No matter which approach you use, daily stand-ups allow team members to work collaboratively toward project goals. While Scrum stand-ups focus on completing the sprint’s goals, Kanban stand-up meetings work toward correcting bottlenecks before they slow down production.

Daily stand-up meetings are important for keeping Agile teams focused and on-task while providing quick, project-level updates to the rest of the team. These daily check-ins hold all team members accountable for their part in a project by looking at their current workflow and monitoring where they are on certain tasks or items. Because the Agile methodology is all about versatility and flexibility, it’s important to make tweaks and improvements to your meetings to fit your team’s needs. Your daily stand-up should inform and draw out issues so that you can keep your project on track and get ahead of issues before they pop up.

Common stand-up mistakes

While stand-up meetings can be time-saving meetings, it’s easy for them to spin out of control if not managed properly. Here are some common mistakes that cause stand-up meetings to veer off course.

1. Not following the agenda

Since these daily meetings only last 15 minutes, staying on schedule is crucial. For instance, in Scrum stand-ups, team members’ answers to the three questions should be quick and concise. If an issue requires further discussion, it should be added to a list (sometimes called a parking lot list) to be discussed in more detail later. Your parking lot list can be written on a whiteboard, typed into a digital document, or added to your work management software, depending on the platform you use. Allowing team members to add items to this parking lot list outside of the daily stand-up can ensure your meeting progresses as planned.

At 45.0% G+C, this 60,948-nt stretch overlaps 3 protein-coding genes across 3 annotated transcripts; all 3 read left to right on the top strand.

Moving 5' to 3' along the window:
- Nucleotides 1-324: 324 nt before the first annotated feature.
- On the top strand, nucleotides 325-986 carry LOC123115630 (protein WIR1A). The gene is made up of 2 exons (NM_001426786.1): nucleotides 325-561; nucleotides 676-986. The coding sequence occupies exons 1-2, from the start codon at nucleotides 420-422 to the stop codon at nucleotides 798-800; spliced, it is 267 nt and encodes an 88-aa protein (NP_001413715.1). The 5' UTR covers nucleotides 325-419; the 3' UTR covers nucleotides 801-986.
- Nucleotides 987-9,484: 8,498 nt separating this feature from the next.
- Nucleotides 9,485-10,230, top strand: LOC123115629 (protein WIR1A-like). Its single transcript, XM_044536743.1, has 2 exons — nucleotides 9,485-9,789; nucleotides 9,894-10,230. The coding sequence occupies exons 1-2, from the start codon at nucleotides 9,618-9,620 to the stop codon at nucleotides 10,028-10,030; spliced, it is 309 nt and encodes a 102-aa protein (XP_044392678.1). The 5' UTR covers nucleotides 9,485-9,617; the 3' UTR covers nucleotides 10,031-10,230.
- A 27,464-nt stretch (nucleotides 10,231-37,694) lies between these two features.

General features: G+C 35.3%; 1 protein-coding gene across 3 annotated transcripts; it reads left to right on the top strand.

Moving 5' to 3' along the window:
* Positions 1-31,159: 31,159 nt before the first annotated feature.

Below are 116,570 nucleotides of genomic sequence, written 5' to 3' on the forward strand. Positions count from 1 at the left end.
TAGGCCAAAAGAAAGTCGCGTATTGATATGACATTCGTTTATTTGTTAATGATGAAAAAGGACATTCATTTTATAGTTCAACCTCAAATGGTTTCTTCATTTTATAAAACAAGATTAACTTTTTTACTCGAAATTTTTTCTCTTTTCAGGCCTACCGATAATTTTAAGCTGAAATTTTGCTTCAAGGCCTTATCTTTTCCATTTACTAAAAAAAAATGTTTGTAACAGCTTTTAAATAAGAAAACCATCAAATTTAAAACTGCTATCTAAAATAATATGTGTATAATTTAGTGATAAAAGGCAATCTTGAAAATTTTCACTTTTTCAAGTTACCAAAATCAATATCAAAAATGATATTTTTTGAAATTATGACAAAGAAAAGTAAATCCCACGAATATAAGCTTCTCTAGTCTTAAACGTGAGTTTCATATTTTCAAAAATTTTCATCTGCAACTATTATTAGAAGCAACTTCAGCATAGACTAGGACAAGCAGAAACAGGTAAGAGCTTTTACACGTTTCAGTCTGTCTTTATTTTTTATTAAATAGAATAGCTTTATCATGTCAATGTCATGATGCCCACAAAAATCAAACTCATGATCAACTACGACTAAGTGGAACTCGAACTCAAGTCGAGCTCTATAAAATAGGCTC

Team members don’t need to describe in detail every task they’re accomplishing. Instead of going in-depth about each of the 25 webpage templates the developer is working on, he or she can note that the first half of the website templates will be built before the next meeting. This puts the task in context and highlights high-level progress that all participants can easily understand.

Likewise, Kanban stand-up meetings should only address issues or challenges and not focus on what each team member is working on. The visual Kanban board allows team members to quickly see where tasks are and who is working on them, so adding this repetitive step can pull valuable time away from investigating challenges.

2. Not identifying repeating issues

If one team member has the same status update or mentions the same bottleneck every meeting, you have some following up to do.

For instance, in a Scrum stand-up meeting, if your web copywriter reports that they spent yesterday researching, will spend today researching, and has no issues to report, but seems to be making little progress, you may want to meet with them separately after the stand-up. Find out what’s being researched, how much more research is left, and if any hurdles are preventing them from moving on to the copywriting phase.

As the project manager or Scrum Master, it’s your job to ensure these meetings serve their intended purpose, so addressing any issues as soon as they’re spotted will be important.